Weeks ago, in July, I wrote the following in my notebook:
Let go of the ‘normal’ world
Let go of your own expectations
Let go of what (you think) is expected
Let go of old ideals
Let go of plans and the idea that plans need to be made
Though the blog is about the slow and simple way of life here on the mountain, it really is about our life, whatever it’s like. I live and write even when it’s not slow or simple, or when other factors become more prominent. Right now the sense of not-belonging and the quest to find ‘my tribe’ are more apparent than the still-very-much-present slowness and simplicity.
A friend emailed me recently, asking about our possible future plans or decisions whether we’ll continue living here or go back to Ljubljana. As we were going over the issue of moving and difficulty of knowing what happens next, she claimed that it is always easier (emotionally?) for the one leaving, moving to a new place, than for the ones staying behind. I was surprised. Really, is it so black and white? In my experience: no, it’s not. It’s not a competition, and the challenge does work both ways.
I’ve left twice, big time, in the last three years. The first was the move to Slovenia. I was preparing for the change for over half a year, and for the actual move about four, five months. I had enough savings to throw myself out there, having no substantial plans of income in the immediate future. I was dreaming about the move, I was exhilarated about it. I had a beautiful home waiting just for me, I was in love with the city of Ljubljana, and – to my surprise – with a Bosnian man living in Ljubljana. And yes, I had a lot of friends and family members that were left behind, at least physically, with the over 2000 kilometer distance – but I was leaving with a smile on my face.
The second was this year, suddenly and unexpectedly, to Bosnia. The man in Ljubljana became my husband, and in February this year, my mother-in-law passed away in Bosnia. We weren’t prepared for her passing or our move, we had no savings having just renovated our home in Ljubljana, and we ended with lots of costs we really couldn’t afford or had planned for. We we’re shocked about the urgency of everything, but we understand we have to go. We were not in love with the idea, we just didn’t have a choice. We had a heard of animals and two houses to take care of. We moved, but this time I was leaving a life I loved and wished to sustain.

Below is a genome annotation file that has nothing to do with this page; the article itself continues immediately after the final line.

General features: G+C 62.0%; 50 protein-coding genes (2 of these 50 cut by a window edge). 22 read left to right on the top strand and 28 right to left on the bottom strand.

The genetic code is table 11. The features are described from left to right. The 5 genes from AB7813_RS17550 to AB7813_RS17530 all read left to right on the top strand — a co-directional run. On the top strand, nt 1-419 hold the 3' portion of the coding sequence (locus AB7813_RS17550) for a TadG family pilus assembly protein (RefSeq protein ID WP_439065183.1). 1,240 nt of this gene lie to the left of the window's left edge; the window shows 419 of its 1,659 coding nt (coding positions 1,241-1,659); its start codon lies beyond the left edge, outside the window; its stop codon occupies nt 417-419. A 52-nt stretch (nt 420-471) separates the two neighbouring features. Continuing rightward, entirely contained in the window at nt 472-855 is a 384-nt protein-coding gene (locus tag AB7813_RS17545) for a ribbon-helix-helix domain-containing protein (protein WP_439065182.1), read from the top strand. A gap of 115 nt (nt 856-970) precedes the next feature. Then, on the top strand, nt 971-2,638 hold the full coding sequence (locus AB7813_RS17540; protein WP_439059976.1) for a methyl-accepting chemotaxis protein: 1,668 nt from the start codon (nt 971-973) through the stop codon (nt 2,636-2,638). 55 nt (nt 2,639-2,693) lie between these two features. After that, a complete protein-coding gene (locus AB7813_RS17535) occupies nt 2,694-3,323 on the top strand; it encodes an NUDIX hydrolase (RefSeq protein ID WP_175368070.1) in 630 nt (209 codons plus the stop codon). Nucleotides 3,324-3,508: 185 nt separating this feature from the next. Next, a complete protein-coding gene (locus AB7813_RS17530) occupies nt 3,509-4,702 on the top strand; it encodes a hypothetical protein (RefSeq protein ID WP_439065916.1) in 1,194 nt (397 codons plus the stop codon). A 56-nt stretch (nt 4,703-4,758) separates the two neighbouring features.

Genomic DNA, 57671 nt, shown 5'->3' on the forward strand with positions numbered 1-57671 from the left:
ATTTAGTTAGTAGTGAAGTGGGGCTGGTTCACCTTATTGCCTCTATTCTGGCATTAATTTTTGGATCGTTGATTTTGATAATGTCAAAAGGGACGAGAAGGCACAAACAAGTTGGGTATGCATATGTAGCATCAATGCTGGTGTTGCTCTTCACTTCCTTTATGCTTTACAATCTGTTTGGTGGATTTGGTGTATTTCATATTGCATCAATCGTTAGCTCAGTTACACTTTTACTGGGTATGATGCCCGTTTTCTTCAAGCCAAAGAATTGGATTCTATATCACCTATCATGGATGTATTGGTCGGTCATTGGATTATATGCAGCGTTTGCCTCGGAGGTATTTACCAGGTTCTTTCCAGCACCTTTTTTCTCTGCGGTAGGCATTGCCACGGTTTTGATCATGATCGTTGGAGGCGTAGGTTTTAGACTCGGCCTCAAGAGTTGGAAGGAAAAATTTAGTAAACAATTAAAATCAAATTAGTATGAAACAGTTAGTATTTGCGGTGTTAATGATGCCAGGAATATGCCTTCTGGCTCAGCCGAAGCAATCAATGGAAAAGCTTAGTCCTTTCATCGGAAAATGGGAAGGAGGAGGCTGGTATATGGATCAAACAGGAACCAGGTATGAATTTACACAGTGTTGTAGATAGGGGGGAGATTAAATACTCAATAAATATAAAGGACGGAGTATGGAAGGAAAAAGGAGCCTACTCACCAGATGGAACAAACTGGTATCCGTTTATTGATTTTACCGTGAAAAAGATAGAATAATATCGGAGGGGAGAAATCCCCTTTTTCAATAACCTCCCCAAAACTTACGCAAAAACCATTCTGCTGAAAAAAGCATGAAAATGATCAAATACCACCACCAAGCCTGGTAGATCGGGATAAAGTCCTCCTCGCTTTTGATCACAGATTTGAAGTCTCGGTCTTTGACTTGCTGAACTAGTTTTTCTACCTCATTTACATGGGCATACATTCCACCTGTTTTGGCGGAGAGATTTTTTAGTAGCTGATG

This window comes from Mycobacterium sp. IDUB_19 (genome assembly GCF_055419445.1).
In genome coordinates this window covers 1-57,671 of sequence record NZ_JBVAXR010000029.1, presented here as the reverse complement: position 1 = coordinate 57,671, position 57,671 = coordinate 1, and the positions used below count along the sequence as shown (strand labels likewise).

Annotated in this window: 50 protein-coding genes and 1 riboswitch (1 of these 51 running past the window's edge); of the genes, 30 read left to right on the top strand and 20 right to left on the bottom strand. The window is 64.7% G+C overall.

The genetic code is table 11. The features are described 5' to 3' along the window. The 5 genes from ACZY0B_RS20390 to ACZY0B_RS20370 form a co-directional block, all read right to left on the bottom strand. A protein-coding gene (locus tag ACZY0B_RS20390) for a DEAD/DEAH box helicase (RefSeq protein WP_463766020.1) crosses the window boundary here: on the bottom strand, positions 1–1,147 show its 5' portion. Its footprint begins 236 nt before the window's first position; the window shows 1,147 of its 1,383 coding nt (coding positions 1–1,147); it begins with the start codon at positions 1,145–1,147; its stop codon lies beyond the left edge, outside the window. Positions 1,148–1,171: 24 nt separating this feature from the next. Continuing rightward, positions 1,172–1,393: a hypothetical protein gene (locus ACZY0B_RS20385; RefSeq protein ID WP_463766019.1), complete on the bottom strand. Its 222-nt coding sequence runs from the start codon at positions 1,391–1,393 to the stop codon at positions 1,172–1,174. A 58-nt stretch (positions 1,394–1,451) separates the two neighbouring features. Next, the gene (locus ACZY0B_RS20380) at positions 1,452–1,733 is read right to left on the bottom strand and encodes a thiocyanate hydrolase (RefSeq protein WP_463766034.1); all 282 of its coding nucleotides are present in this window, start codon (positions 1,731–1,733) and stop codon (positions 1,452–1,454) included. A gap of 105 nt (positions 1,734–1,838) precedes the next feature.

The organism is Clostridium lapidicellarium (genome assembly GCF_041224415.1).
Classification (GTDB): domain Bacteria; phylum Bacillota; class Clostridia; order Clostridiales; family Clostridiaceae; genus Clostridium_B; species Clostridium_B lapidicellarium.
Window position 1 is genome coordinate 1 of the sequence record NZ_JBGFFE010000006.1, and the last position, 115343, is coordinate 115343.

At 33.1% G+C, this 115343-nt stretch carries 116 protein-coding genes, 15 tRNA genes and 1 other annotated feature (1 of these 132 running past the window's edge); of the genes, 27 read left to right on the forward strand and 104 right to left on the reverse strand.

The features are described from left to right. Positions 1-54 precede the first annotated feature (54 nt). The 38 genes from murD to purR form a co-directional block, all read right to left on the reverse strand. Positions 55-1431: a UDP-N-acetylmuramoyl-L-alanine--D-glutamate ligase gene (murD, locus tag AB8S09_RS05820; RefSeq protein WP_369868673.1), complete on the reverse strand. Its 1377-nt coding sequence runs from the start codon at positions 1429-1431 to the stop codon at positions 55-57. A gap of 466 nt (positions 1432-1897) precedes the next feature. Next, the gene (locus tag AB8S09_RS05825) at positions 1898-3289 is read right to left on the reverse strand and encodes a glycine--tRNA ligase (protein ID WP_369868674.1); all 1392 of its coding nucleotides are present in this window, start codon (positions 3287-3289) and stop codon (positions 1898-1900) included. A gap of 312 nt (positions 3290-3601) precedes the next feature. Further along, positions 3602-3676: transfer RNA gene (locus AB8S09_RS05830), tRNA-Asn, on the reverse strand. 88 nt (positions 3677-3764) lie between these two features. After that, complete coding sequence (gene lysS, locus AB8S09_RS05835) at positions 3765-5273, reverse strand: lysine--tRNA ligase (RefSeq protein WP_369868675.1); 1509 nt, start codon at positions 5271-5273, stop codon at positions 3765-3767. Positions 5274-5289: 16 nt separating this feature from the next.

So I disagreed with my friend about her predigested idea of leaving and staying. As I pictured in my previous entry, we’ve survived and come to love this. We’re happy here. Definitely I feel more free than ever. But it hasn’t been an easy ride, and we’re in transition. It’s been emotional, and I still find it difficult, not having ‘my people’ around me.
Relationships change when you go. Dynamics, daily routines, the physical contact matter. Trying to stay in each others lives merely via Facebook, phones, emails and Skype simply doesn’t work for me in the long haul. I miss being in the same space with my friends.
After over six months of being here, this continues to be challenging. Moving myself, as a person, re-rooting and re-placing our lives is hard. Finding new ground to build upon and weaving a net of friends, like-minded people, supportingly smiling acquaintances – it’s hard. Sometimes it feels like swimming in a swamp. I need more sleep, I drink more coffee than I should. If I had a chance I’d hide myself somewhere with books, in the woods, under a huge spruce and a hefty blanket.
I keep telling myself to let go. To breath and let go. Of whatever it is. Expectations, trying to meet the expectations of others. Old patterns, trying to fit in boxes others have built. Let go of mental baggage as much as possible and see what is left then, after all. It feels liberating, but it hasn’t taken away the occasional will to hide and read. Or – crazy as it sounds – go back to where we left off, or start over somewhere easier.
But life has already happened, things have taken place. We’ve already made a home here, we’re already becoming a part of this community, there are people and animals here that depend on us. And where we left off has changed, too.
We’re getting ready, mentally if nothing else, for the winter. The lodge has been busy this summer, but soon it’s getting quiet. Initially we set a timeline to September. If we survive till then, we might make it for real. Now the ‘real’ begins. We need to start integrating socially as well. We need to meet people, go for drinks, join friends at dinner parties.
The emails with my friend resulted into one realisation, at least: I don’t need or want to know about the future. What a great discovery! It brings me strange clarity and peace to say: ‘I don’t want to know what’s coming next’. Whether we’ll stay here for a year or thirty, I don’t know what the future looks like. Although I’m adding lines in my notebook, making dreamy plans, I’m also reminding myself to let go.
I didn’t understand why I wrote the ‘let go’ list when I did. Only after the emails with my friend, and some other conversations, I realise what it was for.
(Mental note: When letting go, there’s no need to know what’s next, after the turn.)